Birding Birding Birding Birding Birding Birding
It all happened so quickly it took my breath! My resident flock of fat, well-fed mourning doves was minding its own business when suddenly out of nowhere, it seemed, struck a small hawk. Feathers flew.

I never counted birds until that day - when I saw the very small hawk take a nice plump dove and strain to fly away with it. The hawk was so small and its load so proportionately large and heavy, it could hardly clear the tops of the white pines and utility lines that ran through them.

I didn't recognize the small hawk;
certainly not the Kestrel I was accustomed
to back home on the farm. Eager to identify
the mystery bird, I grabbed the first
opportunity to go to the public library and borrow books about birds.

Growing up on a farm in west Tennessee, and being a child who loved the out-of-doors, I was well familiar with many birds: their ways, their habits, their sounds - their most everything there was to know about a fairly long list of birds.

A happy to be outdoors, freckling barefoot girl with long auburn hair, I usually knew the time of day without having to look at the sky. Without thinking about it, I inherently knew by the slant of the light - and by the timbre of sounds around me, including the birds, the pitch of their voices and the sounds they made. I never thought about it back then.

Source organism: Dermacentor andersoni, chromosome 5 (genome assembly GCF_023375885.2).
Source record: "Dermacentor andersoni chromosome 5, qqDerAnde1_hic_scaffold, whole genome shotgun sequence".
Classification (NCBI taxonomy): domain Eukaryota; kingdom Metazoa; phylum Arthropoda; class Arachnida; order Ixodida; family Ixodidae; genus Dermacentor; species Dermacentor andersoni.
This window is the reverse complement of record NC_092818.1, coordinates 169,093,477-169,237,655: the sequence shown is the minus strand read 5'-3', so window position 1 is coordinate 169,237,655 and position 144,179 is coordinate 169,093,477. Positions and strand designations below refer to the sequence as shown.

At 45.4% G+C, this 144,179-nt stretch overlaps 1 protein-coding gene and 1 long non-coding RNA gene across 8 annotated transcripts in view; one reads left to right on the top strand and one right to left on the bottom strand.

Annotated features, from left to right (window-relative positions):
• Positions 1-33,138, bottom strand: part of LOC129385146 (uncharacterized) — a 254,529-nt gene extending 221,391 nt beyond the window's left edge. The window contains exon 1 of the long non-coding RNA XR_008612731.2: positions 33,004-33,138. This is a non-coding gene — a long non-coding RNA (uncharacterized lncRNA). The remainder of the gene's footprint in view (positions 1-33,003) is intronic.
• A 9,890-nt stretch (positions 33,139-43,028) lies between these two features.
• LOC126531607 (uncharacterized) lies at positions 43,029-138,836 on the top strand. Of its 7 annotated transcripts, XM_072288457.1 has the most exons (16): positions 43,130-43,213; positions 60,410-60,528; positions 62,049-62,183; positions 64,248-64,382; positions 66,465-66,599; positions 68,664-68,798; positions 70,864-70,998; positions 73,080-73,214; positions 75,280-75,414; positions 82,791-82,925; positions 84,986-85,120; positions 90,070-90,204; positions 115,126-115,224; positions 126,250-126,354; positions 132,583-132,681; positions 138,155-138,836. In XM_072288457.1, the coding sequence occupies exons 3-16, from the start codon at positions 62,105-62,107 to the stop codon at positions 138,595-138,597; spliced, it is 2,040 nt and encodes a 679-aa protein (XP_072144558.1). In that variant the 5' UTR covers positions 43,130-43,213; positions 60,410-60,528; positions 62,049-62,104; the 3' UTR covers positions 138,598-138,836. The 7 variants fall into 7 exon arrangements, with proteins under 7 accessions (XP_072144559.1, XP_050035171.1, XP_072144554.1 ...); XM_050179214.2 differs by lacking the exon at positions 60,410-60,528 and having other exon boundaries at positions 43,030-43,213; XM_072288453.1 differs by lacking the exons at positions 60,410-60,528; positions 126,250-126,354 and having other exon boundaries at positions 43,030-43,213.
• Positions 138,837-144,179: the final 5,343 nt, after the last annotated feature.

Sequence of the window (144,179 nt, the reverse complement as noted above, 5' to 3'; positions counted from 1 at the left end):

Years later, home to visit for a few days during a sad time, it all surged back and hit me as if I’d been physically struck. I’d forgotten what it was like. My spirit cried out to the Spirit, “Oh, God! I’m here.”, and fell right back in step with the spirit of the place as if I’d never been away. It was then I realized: It was as if the environment was absorbed through my skin. It was all part of me - and I, it. I’d forgotten what it was like.

I’d forgotten what it was like when time was registered by the sounds of the farm animals, by the amount of warmth, the fragrance of earth rising in the heat, the little whirlwinds people called dust devils, the amount of stillness - or of breeze, how quickly the day was cooling, ...the movement of the clouds, the sounds from the two houses - my parents' and my grandparents': they all anchored me - in time - and place.